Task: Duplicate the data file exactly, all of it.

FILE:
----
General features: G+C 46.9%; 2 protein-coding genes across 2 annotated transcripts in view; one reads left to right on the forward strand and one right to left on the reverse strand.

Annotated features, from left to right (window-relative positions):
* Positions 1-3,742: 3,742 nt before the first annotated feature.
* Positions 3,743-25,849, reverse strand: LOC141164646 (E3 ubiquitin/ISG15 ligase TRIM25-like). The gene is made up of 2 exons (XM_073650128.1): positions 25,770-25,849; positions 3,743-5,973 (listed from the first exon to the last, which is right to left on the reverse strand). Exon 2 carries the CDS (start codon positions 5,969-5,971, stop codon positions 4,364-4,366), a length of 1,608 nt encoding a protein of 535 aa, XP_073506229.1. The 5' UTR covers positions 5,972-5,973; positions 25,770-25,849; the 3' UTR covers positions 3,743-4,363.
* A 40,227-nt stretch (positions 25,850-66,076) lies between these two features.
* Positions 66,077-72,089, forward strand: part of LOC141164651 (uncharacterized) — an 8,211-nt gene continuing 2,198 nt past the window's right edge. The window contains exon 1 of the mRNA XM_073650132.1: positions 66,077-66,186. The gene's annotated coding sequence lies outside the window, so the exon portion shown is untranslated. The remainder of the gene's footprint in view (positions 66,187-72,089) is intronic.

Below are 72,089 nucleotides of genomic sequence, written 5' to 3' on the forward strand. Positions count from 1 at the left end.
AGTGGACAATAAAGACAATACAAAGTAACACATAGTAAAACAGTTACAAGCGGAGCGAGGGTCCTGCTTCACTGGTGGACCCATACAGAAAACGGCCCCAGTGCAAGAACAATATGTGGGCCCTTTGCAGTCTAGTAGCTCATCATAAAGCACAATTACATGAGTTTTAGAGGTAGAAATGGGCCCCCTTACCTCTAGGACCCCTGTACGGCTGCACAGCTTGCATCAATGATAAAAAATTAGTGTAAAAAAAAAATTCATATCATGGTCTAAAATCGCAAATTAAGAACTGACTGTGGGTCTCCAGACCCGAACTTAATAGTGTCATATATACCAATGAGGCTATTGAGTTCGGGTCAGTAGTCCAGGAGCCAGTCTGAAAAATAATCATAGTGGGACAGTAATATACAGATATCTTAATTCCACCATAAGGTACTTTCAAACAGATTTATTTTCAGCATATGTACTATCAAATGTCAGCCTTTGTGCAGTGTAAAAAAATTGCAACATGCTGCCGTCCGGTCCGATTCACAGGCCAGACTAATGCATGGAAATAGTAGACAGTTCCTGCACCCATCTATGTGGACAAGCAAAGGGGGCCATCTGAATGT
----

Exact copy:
General features: G+C 46.9%; 2 protein-coding genes across 2 annotated transcripts in view; one reads left to right on the forward strand and one right to left on the reverse strand.

Annotated features, from left to right (window-relative positions):
* Positions 1-3,742: 3,742 nt before the first annotated feature.
* Positions 3,743-25,849, reverse strand: LOC141164646 (E3 ubiquitin/ISG15 ligase TRIM25-like). The gene is made up of 2 exons (XM_073650128.1): positions 25,770-25,849; positions 3,743-5,973 (listed from the first exon to the last, which is right to left on the reverse strand). Exon 2 carries the CDS (start codon positions 5,969-5,971, stop codon positions 4,364-4,366), a length of 1,608 nt encoding a protein of 535 aa, XP_073506229.1. The 5' UTR covers positions 5,972-5,973; positions 25,770-25,849; the 3' UTR covers positions 3,743-4,363.
* A 40,227-nt stretch (positions 25,850-66,076) lies between these two features.
* Positions 66,077-72,089, forward strand: part of LOC141164651 (uncharacterized) — an 8,211-nt gene continuing 2,198 nt past the window's right edge. The window contains exon 1 of the mRNA XM_073650132.1: positions 66,077-66,186. The gene's annotated coding sequence lies outside the window, so the exon portion shown is untranslated. The remainder of the gene's footprint in view (positions 66,187-72,089) is intronic.

Below are 72,089 nucleotides of genomic sequence, written 5' to 3' on the forward strand. Positions count from 1 at the left end.
AGTGGACAATAAAGACAATACAAAGTAACACATAGTAAAACAGTTACAAGCGGAGCGAGGGTCCTGCTTCACTGGTGGACCCATACAGAAAACGGCCCCAGTGCAAGAACAATATGTGGGCCCTTTGCAGTCTAGTAGCTCATCATAAAGCACAATTACATGAGTTTTAGAGGTAGAAATGGGCCCCCTTACCTCTAGGACCCCTGTACGGCTGCACAGCTTGCATCAATGATAAAAAATTAGTGTAAAAAAAAAATTCATATCATGGTCTAAAATCGCAAATTAAGAACTGACTGTGGGTCTCCAGACCCGAACTTAATAGTGTCATATATACCAATGAGGCTATTGAGTTCGGGTCAGTAGTCCAGGAGCCAGTCTGAAAAATAATCATAGTGGGACAGTAATATACAGATATCTTAATTCCACCATAAGGTACTTTCAAACAGATTTATTTTCAGCATATGTACTATCAAATGTCAGCCTTTGTGCAGTGTAAAAAAATTGCAACATGCTGCCGTCCGGTCCGATTCACAGGCCAGACTAATGCATGGAAATAGTAGACAGTTCCTGCACCCATCTATGTGGACAAGCAAAGGGGGCCATCTGAATGT